Frontiers of Anthropology

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Anthropology emerged in India as a colonial heritage mainly to understand the manners and customs of the so called 'other cultures'. Thus, pre-independent Indian anthropology to some extent was synonymous to tribal ethnography. In the fifties, Indian anthropology extended its horizon by incorporating studies in the realm of village, urban and complex societies that obviously incorporated non-tribal communities at one hand and Indian civilisation, sacred complex, etc. on the other hand. Application of anthropology had also started in various fields to make the discipline a truly speaking applied discipline. Then, the anthropologists felt the need of analytical approach in the rubrics of cultural paradigm or linked the empirical data base with the developmental or urgent issues and with this broader perspective Indian anthropology marched mainly in four faces. Firstly, to understand the simple or complex societies or in other words, people of India – not in isolation but in pluri-cultural set-up and multi-ethnic mosaic. Secondly to generate data in broader theoretical perspective or analytical framework. Thirdly, to study anthropology not in holistic manner, but on some specific areas of groups, institutions and aspects. Last but not the least, anthropology is not only studied for knowledge sake or even for achieving specific goals, but it has largely changed its meaning from science of man to science for the service of mankind. Against this backdrop in the present volume titled, 'Frontiers of Anthropology' treatise of a number of social scientists are put together into some scholarly quest for understanding of some diverse frontiers of contemporary Indian anthropology.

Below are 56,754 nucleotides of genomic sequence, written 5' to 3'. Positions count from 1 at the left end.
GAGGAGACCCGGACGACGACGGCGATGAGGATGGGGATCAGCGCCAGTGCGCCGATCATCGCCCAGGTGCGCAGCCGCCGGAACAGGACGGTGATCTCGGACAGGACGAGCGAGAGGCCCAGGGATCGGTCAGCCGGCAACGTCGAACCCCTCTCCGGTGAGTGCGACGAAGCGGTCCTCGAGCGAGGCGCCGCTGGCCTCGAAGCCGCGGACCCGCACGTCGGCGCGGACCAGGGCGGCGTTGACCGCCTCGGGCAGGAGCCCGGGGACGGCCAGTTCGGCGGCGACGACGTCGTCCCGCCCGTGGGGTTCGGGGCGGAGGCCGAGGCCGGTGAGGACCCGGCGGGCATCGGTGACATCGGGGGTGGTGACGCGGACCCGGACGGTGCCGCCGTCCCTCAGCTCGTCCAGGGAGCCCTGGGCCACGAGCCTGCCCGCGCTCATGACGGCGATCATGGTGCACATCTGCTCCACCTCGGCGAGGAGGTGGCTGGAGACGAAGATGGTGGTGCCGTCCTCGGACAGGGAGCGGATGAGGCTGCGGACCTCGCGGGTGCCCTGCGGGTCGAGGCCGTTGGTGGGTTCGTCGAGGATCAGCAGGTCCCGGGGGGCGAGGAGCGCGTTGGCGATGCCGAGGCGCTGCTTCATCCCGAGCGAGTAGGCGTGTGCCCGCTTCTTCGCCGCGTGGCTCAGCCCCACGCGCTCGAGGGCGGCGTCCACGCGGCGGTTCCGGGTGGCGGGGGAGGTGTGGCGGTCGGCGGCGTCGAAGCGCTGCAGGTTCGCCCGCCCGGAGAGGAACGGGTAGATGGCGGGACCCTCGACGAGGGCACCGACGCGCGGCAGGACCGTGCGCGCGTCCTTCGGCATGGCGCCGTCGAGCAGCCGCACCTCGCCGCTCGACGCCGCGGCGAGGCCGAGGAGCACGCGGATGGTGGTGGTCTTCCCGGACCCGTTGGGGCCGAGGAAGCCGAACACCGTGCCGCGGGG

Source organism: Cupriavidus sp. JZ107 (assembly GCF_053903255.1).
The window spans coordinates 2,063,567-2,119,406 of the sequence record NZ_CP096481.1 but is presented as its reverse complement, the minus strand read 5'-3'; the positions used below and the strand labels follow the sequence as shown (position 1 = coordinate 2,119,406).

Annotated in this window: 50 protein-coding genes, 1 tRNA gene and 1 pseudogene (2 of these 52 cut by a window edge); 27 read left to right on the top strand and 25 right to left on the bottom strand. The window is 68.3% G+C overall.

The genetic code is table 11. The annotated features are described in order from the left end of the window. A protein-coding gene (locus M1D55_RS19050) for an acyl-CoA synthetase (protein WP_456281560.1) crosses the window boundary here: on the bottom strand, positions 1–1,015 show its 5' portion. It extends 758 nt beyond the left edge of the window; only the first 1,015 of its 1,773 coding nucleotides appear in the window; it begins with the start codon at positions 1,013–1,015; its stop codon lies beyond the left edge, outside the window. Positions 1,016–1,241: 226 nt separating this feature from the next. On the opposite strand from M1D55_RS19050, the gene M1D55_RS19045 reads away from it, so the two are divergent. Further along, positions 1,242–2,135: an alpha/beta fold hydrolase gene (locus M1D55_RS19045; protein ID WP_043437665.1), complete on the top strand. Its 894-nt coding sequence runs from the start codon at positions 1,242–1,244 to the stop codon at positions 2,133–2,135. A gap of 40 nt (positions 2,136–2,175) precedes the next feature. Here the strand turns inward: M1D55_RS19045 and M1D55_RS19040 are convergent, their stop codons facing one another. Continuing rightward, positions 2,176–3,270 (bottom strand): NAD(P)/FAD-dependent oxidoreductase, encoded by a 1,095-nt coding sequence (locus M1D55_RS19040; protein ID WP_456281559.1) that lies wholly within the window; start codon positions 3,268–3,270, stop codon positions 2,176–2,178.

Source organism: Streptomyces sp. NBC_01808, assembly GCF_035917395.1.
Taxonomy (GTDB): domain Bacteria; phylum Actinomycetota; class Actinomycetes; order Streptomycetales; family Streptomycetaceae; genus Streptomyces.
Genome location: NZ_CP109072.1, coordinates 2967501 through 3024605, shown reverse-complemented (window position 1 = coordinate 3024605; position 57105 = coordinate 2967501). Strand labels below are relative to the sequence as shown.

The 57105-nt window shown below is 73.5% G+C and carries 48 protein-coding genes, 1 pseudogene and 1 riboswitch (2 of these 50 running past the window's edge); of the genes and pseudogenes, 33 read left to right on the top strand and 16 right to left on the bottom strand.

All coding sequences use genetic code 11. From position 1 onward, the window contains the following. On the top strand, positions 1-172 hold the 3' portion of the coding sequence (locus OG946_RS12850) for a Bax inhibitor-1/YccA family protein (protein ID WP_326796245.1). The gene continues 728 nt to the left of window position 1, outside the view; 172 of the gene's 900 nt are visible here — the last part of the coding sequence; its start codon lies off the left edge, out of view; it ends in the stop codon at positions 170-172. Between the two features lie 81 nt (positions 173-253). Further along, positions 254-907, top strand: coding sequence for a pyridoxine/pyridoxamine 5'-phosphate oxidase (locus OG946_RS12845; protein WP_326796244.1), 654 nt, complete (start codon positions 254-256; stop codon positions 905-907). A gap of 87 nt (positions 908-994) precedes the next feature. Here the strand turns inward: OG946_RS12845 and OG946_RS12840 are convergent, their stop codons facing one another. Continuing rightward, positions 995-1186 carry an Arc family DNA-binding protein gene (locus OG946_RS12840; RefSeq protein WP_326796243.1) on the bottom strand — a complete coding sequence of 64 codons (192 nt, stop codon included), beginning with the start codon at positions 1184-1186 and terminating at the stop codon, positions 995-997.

Lok Nath Soni did his M.A. in Anthropology from the Ravishankar University, Raipur (M.P.) in 1971 and Ph.D. from the same University in 1979. He has conducted fieldwork in Madhya Pradesh, Chattisgarh, Maharashtra, Goa, Gujarat and Rajasthan on various communities. He has published two books and over 50 research papers. Currently he is keeper in Central Museum of Anthropological Survey of India, Kolkata.


Tilak Bagchi obtained M.Sc. and Ph.D. degree in Anthropology from the University of Calcutta. He is presently holding the post of Assistant Director in the Directorate of Census Operations, West Bengal on deputation. Previously he was attached with the All India Institute of Hygiene and Public Health as Senior Research Fellow (ICAR) and Research Officer (ICMR) and with the Anthropological Survey of India as Senior Technical Assistant (Cultural) and Assistant Keeper. His area of interest is tribal studies, nutritional anthropology, museum anthropology, study on art and crafts etc. He is the author/co-author/co-editor of six books and published more than 60 research papers, book review, seminar proceedings etc.


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Bibliographic information

Frontiers of Anthropology
1st ed.
xviii+264p., Tables; References; 23cm.